Chinese Overseas Aid – Forgiving debt comes at a cost
There has been much discussion about China’s foreign investment and development finance, but less attention on Beijing’s use of debt forgiveness, which is used as a very powerful tool in foreign policy.
This is particularly true when we consider how much money China lends overseas and the heated debate we are seeing on the “sustainability” of the ensuing debt. Beijing refers to the overseas lending of its two policy banks – China Development Bank and China Export-Import Bank – as “development finance”. It does not give much information about it, but central government did announce that their “overall portfolio of overseas lending” was $675 billion at end-2016, more than twice the size of the World Bank.
China’s aid grants and development lending can range from interest-free to normal commercial rates. Recent research from Heidelberg and Harvard concluded that, “only about 21% of China’s overseas development program is financed with aid in the strictest sense of the term”.
Thus, 80 per cent of ‘development finance’ resembles normal commercial lending. The research also stated that such commercial-style development funds “do not boost economic growth” in the recipient countries. It concludes that aid from the US and other countries or – strictly-defined – aid from China are all likely to generate economic growth. However, they could “find no robust evidence that World Bank aid promotes growth”.
Governments, multilateral institutions and commercial creditors have cooperated in recent years on $120 billion of debt relief for 39 highly indebted countries, of which the World Bank provided at least $44bn. To qualify for debt relief under these programs , so-called Highly Indebted Poor Countries (HIPC) and Multilateral Debt Relief Initiative (MDRI) countries “must pursue macroeconomic and structural reform programs and have implemented a poverty reduction strategy”.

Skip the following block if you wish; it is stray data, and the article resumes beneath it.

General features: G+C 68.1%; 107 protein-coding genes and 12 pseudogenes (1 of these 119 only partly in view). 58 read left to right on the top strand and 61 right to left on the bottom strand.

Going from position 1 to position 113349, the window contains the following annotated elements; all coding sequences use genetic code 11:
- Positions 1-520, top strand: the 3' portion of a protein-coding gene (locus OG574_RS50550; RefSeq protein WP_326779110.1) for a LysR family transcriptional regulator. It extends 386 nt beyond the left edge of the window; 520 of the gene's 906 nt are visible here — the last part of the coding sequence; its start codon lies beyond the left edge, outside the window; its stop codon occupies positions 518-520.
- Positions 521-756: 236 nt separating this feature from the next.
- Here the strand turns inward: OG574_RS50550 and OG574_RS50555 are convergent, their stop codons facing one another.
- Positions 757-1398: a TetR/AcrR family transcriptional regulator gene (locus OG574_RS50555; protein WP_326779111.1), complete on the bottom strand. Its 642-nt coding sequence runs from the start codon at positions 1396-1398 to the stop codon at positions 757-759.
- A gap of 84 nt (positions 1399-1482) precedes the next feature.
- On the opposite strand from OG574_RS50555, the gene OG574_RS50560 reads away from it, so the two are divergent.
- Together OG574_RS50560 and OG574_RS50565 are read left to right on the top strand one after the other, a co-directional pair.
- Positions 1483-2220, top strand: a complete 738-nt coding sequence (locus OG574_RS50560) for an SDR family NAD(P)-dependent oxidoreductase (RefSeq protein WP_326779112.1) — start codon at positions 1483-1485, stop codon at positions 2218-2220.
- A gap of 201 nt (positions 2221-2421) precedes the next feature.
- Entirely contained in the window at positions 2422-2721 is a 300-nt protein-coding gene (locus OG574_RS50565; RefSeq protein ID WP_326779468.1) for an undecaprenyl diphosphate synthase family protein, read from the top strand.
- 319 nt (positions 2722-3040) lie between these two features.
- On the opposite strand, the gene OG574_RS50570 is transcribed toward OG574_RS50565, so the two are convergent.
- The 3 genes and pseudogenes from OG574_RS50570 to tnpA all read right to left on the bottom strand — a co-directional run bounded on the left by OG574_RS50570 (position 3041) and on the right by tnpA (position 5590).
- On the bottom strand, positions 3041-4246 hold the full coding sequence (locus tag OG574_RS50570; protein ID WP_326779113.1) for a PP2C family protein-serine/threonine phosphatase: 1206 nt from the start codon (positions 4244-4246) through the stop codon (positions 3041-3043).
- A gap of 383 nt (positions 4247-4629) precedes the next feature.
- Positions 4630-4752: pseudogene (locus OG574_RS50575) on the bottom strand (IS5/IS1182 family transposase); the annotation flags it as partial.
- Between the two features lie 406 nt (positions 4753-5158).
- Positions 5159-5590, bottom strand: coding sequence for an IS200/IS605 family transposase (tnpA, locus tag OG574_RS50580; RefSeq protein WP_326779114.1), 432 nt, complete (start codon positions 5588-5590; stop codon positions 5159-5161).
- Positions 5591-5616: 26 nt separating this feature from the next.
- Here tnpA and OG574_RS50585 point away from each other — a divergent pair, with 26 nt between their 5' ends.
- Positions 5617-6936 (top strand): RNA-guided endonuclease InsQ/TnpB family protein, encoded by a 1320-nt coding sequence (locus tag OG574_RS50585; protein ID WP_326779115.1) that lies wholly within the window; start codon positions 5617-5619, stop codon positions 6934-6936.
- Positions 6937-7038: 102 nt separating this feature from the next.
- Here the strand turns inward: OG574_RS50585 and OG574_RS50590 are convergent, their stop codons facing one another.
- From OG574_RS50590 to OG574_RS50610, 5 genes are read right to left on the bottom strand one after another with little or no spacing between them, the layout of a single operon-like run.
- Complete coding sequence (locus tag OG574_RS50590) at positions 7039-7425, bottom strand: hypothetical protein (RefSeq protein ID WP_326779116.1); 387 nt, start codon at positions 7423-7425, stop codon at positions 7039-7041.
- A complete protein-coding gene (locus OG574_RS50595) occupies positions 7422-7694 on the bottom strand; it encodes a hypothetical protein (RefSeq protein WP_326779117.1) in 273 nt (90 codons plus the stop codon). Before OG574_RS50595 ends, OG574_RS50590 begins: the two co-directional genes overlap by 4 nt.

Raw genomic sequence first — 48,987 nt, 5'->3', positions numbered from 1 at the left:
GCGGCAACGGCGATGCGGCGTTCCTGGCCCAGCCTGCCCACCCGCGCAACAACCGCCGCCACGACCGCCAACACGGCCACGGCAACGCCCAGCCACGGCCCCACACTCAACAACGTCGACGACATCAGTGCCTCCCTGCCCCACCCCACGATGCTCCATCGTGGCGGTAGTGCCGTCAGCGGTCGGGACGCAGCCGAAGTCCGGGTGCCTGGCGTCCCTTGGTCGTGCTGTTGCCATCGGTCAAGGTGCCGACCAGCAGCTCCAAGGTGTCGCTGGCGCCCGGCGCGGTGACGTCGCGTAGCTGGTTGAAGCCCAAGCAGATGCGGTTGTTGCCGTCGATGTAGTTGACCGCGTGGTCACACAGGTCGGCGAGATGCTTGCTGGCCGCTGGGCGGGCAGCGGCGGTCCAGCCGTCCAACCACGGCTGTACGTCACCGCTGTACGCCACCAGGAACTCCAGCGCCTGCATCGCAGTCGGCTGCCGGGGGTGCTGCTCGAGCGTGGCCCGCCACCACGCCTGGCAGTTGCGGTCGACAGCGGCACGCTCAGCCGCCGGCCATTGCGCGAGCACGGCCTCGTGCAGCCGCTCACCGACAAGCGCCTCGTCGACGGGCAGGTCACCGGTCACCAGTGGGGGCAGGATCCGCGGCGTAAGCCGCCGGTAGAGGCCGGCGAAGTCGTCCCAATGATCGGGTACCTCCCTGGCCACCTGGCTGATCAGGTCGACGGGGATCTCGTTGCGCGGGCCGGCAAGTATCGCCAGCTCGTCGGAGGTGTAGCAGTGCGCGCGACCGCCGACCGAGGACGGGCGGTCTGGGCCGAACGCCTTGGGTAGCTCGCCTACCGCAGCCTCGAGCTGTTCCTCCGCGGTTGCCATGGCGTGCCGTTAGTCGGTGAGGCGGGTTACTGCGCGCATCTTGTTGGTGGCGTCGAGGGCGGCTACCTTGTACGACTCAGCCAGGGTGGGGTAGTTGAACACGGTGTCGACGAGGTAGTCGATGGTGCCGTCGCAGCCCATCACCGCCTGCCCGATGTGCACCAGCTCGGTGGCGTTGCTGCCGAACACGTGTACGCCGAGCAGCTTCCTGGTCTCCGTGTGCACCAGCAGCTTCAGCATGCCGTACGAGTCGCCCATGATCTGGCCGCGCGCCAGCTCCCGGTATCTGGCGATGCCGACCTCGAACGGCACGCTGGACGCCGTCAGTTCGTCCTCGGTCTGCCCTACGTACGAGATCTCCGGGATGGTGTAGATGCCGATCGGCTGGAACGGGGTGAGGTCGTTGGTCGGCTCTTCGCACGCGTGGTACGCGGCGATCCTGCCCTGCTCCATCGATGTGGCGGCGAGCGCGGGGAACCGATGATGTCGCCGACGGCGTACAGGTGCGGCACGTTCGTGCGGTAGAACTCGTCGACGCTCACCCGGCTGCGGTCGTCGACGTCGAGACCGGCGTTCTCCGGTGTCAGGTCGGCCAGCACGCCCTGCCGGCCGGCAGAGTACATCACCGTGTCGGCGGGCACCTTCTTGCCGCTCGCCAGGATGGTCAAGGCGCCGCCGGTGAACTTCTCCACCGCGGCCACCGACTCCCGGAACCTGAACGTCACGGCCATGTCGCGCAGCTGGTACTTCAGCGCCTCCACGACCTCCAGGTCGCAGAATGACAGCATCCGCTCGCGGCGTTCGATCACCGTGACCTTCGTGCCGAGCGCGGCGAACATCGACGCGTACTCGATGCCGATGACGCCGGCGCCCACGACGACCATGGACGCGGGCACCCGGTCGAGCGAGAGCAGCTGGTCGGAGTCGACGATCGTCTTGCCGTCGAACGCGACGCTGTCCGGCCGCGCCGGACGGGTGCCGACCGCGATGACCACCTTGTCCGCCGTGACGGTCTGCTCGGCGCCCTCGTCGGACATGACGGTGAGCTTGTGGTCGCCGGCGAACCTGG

While traditional debt relief processes retired $34bn, two multilateral agency programs eliminated $102bn at present value. For countries accepted into these programs, the relief reduced their qualifying debt by 97 per cent, or $136bn. However, it should be said that it was the countries which own the World Bank and the IMF who provided the money for the initiatives. Little, if any, came from the funds of the institutions themselves.
The purpose of these programs was to eliminate qualified public or publicly-guaranteed debt to allow highly indebted countries to re-enter international debt markets to seek capital to develop their economies. Unfortunately, many of them have done just this and are now highly indebted all over again. As a result, we may judge the programs to have failed rather than succeeded.
China has also been very active in debt relief, albeit not on the scale of the World Bank or the IMF. The total of debt relief by China between 2000 and 2017 which can be quantified is $3bn. Interestingly, almost 90 per cent took place in the decade between 2000 and 2009. Only 14 per cent was executed between 2009 and 2017, suggesting that Beijing’s interest in debt relief is waning.